Putting in tons of “free” car parking means also that the cost of that is bundled into the goods and services we purchase at those businesses, whether we drive, walk, bike, or take the bus to get there.

    Bike parking is different, I’ll assert, because it takes up a lot less space per single-passenger vehicle, and costs less, among other reasons. That said, if Shoup is right that most car parking zoning requirements are just pulled out of thin air, I’m not sure that bike parking requirements generated without serious study make any more sense. But if developers (apart from the ones already green-oriented) don’t see the merits in bike parking, they may need some official encouragement in a way they don’t need for car parking.

    Setting the requirement too high would probably generate its own grumbling from developers and landlords, complaining that the bike racks aren’t being utilized. Actually, that might not be such a bad thing if it also makes them think about the vast swathes of parking lots where cars fill in only on the biggest shopping days of the year…

  • ieverhart says:

    Oh, and as the Post-Gazette article mentions, developers could get rid of up to 30 percent of their required parking allowance by substituting bike parking. Developers wouldn’t do that unless the costs of the extra car spaces were greater than their benefit–as they probably are in an area where the lots have excess capacity. (Parking lots needing expensive maintenance all year round versus the benefit of customers parking there 3-4 times a year.) So long as it’s an option, the market would decide which makes more sense, car parking or bike parking.

    While I’m on a roll, I’ll repeat (probably incoherently) Shoup’s argument that too-high off-street parking requirements contribute to urban sprawl and an unlovely aesthetic: as each business is required to maintain a parking lot of a certain size, the ratio of “main building” to “parking lot” shrinks. Businesses don’t want others free-riding, so they put up “Parking for customers only while shopping at X” signs. Each business removes itself from its neighbors, and shoppers have to walk across expanses of asphalt or (more likely) will drive fairly short distances just to cross the parking lot. On a bike, it’s easier to ride across adjoining huge parking lots, but especially if I’m making a lot of stops and using a double-lock system, I’d much rather park once in a business district than go through the “look for a sign post to lock against”-locking routine at each of several destinations in a mall setting.

  • Lyle says:

    I think that large, empty, private parking lots in urban areas, where there is a very high demand for parking nearby are deeply antisocial. Practically criminal. I’m thinking of the Board of Education lot in Oakland, for example, though at least they don’t chain it off like the owners of that light store in Regent Square.

    There are a lot of incentives that encourage the asphalt wastelands, and I would hope that the urban-planning folks could figure out creative ways to develop these blighted areas for the common good.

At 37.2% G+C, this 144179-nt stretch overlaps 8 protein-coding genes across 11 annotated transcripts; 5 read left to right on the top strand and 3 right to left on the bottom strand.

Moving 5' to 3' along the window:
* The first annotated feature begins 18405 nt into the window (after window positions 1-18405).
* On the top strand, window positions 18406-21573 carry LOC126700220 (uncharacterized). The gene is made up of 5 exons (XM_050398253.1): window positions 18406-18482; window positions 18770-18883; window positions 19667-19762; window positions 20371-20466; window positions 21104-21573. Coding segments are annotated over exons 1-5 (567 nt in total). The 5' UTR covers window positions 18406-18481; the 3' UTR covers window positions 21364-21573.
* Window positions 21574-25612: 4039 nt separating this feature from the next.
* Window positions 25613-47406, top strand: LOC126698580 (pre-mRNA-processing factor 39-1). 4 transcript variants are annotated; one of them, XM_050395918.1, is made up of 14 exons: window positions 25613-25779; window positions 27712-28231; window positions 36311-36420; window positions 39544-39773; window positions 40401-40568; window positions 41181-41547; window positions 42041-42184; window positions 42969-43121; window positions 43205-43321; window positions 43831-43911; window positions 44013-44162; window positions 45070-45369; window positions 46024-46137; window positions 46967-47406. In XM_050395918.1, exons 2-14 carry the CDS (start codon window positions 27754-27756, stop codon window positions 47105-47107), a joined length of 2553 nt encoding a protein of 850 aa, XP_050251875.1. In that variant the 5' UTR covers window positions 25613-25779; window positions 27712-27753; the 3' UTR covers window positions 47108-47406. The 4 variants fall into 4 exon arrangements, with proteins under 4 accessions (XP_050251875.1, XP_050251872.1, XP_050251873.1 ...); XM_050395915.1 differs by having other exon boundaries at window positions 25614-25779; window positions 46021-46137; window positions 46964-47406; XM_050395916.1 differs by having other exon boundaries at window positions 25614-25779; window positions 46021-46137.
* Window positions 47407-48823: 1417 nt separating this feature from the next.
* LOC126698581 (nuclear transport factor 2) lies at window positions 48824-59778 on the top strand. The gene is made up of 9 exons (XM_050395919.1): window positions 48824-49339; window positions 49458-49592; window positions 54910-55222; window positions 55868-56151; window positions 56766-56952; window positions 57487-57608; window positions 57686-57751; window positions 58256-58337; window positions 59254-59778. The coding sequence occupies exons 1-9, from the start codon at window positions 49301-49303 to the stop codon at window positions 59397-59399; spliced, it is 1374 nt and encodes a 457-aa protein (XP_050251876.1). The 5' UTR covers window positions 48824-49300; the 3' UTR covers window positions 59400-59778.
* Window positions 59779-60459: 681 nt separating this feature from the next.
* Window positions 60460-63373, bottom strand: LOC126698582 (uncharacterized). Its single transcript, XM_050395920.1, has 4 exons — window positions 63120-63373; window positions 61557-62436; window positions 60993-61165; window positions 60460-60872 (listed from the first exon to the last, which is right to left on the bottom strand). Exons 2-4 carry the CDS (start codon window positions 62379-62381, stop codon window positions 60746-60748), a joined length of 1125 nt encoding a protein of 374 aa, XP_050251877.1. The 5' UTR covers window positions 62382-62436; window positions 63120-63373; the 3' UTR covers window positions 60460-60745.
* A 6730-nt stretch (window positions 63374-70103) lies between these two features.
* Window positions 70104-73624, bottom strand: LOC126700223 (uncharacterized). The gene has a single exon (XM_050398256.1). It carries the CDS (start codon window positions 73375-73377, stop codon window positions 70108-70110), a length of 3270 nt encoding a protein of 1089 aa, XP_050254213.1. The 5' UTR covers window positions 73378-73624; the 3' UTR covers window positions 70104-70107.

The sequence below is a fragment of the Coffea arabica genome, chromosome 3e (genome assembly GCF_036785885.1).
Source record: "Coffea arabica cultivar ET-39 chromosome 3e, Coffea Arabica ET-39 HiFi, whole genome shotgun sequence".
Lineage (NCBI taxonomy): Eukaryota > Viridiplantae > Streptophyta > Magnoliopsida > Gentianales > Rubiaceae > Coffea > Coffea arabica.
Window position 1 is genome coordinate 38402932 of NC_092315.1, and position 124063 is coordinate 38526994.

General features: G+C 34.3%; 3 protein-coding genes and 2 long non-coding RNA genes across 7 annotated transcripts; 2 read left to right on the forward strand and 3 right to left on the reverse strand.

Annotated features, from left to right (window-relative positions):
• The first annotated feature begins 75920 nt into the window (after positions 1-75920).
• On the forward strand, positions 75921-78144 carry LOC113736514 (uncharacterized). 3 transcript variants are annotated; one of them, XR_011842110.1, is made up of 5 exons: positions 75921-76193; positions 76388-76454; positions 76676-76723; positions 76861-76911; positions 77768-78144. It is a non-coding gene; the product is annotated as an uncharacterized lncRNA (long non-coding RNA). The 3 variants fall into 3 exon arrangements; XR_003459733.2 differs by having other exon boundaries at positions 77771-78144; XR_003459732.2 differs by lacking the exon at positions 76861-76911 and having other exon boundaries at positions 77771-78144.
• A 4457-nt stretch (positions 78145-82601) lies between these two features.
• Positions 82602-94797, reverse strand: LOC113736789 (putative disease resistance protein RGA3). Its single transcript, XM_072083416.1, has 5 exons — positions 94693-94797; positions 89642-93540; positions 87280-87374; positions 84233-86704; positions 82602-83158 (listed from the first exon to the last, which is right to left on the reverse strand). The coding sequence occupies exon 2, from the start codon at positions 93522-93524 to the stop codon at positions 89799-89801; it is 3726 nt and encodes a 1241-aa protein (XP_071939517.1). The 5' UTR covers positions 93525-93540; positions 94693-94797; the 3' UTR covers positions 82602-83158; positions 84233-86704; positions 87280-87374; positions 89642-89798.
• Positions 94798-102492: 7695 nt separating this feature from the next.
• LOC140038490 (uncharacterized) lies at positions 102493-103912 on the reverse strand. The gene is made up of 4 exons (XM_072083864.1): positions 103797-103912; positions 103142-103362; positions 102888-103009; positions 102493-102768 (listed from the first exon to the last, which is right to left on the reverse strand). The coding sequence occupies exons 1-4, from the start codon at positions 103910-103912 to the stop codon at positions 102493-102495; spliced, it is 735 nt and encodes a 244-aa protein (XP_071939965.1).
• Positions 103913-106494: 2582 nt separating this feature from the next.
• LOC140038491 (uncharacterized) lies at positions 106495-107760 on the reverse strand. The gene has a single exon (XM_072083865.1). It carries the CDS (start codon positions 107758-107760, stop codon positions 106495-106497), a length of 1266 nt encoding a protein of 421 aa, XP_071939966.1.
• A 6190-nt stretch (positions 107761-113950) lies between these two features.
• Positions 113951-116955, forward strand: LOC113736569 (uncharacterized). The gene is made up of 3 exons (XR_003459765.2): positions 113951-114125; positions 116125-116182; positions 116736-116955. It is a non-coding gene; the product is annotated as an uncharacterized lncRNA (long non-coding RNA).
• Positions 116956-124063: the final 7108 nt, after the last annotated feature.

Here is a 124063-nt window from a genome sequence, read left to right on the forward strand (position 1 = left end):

Oh, and before I forget, kudos to Bike Pgh, Layman and Patchan. This is a good start. And cyclists — let’s keep those bike racks full!

    I do have a technical question — will this ordinance control the type of bike rack that is installed, or can a developer add the classic wheel-bender, with access from only one side, so it can only hold 5 bikes, but claim it creates 10 bike spaces because there are 10 slots in it?

    Also, does it control the placement of that parking? If the developers of Bakery Square (to continue the example) place a wheel bender in the basement of their parking garage, it’s just not going to do any good. People will lock their bikes to trees and railings and signs instead. If the property managers then use the existence of the mandated parking as an excuse to cut locks… well, that’s not doing us much good. So I hope that there is some provision for location as well.

  • erok says:

    good question. i’m not exactly sure, to be honest. there are “recommended” placement and rack styles. the city has a list of styles in what they allow in the public right of way. none of which are the wheel benders. as far as what types of racks and where they place them on private property, i don’t think the city can regulate that, only recommend (but i could be wrong).

    as far as bakery square, i’ve seen the designs on where they are planning on putting bike parking, and it seems good. now i want to emphasize the word “planning” as anything can change.

  • Lyle says:

    All building codes and zoning regulations are limits on what you do with private property.

    In any event, we will still have the same tools we always did: reason, logic, and public pressure. This is just one more tool.

  • capeek says:

    Land Use Control File Nos. C-723
    A copy of the proposed text amendment may be reviewed at the Zoning
    Office on the 3rd floor of 200 Ross St., Monday through Friday, 8:00 a.m. until 3:00
    The Planning Commission will hold a public hearing on the proposed text
    amendments on:
    Tuesday, September 1, 2009 @ 2:00 p.m.
    John P. Robin Civic Building, 1st Floor
    200 Ross Street, Pittsburgh PA
    Testimony presented by individuals will be limited to 3 minutes each. Testimony
    presented by a spokesperson representing an organization will be limited to 5 minutes
    each, and the spokesperson shall provide a “Letter of Authorization” from the
    appropriate officers. Prepared comments may be presented in lieu of testimony, and
    testimony should not be read from a prepared statement but may be summarized as
    testimony with the prepared statement handed to the Commission for their review.

  • erok says:

    lyle and others: here is a link that has the draft ordinance on it. it does give guidelines and recommendations for where racks should go.

  • […] couple weeks ago, we reported about an important Bike Parking Ordinance that will be going before the Planning Commission.  Well, the date is set, and we need you to show […]

  • Lyle says:

    At first glance, this looks great. Thanks, erok. I put it on my calendar.

  • Lyle says:

    Do the city zoning regs apply to all construction in the city, or do the hospitals, universities, public schools, federal, state, and local government all get a pass on zoning review?

Leave a Reply

Supported by